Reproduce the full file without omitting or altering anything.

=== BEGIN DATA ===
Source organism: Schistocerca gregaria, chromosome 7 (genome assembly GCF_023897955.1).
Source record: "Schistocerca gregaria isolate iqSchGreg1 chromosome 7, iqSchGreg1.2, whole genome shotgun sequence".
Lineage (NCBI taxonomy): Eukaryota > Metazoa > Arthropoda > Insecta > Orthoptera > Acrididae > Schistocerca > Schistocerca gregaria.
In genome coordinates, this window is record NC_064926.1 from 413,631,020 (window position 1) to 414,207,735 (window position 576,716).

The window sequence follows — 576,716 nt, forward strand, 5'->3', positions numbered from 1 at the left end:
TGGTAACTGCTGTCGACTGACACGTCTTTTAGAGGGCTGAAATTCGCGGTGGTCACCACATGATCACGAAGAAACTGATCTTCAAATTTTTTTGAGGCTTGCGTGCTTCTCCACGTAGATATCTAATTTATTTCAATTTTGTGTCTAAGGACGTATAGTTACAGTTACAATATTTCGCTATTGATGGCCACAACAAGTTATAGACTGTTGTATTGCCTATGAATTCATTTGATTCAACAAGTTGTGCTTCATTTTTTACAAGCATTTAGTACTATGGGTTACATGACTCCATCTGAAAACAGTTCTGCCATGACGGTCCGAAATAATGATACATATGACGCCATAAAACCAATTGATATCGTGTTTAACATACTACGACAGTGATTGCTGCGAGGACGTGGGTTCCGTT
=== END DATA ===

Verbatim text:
Source organism: Schistocerca gregaria, chromosome 7 (genome assembly GCF_023897955.1).
Source record: "Schistocerca gregaria isolate iqSchGreg1 chromosome 7, iqSchGreg1.2, whole genome shotgun sequence".
Lineage (NCBI taxonomy): Eukaryota > Metazoa > Arthropoda > Insecta > Orthoptera > Acrididae > Schistocerca > Schistocerca gregaria.
In genome coordinates, this window is record NC_064926.1 from 413,631,020 (window position 1) to 414,207,735 (window position 576,716).

The window sequence follows — 576,716 nt, forward strand, 5'->3', positions numbered from 1 at the left end:
TGGTAACTGCTGTCGACTGACACGTCTTTTAGAGGGCTGAAATTCGCGGTGGTCACCACATGATCACGAAGAAACTGATCTTCAAATTTTTTTGAGGCTTGCGTGCTTCTCCACGTAGATATCTAATTTATTTCAATTTTGTGTCTAAGGACGTATAGTTACAGTTACAATATTTCGCTATTGATGGCCACAACAAGTTATAGACTGTTGTATTGCCTATGAATTCATTTGATTCAACAAGTTGTGCTTCATTTTTTACAAGCATTTAGTACTATGGGTTACATGACTCCATCTGAAAACAGTTCTGCCATGACGGTCCGAAATAATGATACATATGACGCCATAAAACCAATTGATATCGTGTTTAACATACTACGACAGTGATTGCTGCGAGGACGTGGGTTCCGTT